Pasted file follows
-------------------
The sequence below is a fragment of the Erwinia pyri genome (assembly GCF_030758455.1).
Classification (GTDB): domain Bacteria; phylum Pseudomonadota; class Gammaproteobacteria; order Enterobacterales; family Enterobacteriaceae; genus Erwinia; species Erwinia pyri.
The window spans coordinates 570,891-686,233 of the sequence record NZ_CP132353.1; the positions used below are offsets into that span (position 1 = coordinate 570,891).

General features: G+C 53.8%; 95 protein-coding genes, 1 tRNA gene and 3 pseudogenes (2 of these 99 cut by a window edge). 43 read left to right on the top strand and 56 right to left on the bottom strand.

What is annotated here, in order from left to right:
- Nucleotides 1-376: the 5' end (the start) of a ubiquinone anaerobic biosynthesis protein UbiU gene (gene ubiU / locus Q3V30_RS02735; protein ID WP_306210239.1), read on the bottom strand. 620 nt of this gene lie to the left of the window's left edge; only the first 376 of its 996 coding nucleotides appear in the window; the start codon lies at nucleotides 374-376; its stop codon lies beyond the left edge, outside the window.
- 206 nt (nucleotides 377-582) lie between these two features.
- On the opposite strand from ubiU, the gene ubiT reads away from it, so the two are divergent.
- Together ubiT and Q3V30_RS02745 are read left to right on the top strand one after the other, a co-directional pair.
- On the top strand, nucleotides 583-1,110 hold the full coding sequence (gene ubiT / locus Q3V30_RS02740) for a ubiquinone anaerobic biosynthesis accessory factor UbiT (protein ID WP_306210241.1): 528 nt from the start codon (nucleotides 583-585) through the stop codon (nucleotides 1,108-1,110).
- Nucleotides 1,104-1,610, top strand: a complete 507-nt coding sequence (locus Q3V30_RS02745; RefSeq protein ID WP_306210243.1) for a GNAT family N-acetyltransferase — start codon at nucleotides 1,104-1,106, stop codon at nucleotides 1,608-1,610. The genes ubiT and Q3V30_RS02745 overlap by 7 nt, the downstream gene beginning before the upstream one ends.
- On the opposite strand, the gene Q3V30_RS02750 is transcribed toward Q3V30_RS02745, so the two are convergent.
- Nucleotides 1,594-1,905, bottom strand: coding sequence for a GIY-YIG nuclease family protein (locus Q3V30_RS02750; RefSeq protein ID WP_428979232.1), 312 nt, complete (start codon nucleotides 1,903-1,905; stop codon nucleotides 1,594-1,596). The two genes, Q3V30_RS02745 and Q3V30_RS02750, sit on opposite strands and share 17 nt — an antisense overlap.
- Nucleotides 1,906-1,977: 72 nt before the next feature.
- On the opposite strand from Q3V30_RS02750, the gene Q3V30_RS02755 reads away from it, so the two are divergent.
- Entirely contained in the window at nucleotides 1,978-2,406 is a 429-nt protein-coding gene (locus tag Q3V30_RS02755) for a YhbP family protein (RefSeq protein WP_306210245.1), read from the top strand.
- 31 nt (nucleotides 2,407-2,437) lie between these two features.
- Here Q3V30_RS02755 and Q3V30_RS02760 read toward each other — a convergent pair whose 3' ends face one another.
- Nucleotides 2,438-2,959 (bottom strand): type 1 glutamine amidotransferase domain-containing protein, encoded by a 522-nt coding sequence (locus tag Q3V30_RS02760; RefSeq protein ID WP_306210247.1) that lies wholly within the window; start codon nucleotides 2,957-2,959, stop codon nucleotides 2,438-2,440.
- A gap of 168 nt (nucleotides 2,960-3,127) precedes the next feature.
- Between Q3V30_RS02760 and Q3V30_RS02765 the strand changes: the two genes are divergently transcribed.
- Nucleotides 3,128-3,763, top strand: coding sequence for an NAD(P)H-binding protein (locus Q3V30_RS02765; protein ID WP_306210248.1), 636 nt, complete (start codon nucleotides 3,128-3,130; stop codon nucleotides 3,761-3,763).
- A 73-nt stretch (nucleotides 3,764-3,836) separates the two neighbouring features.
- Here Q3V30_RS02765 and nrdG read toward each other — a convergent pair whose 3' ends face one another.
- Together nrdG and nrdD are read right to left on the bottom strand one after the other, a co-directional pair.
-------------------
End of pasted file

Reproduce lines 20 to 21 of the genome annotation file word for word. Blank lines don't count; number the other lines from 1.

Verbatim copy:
- A gap of 168 nt (nucleotides 2,960-3,127) precedes the next feature.
- Between Q3V30_RS02760 and Q3V30_RS02765 the strand changes: the two genes are divergently transcribed.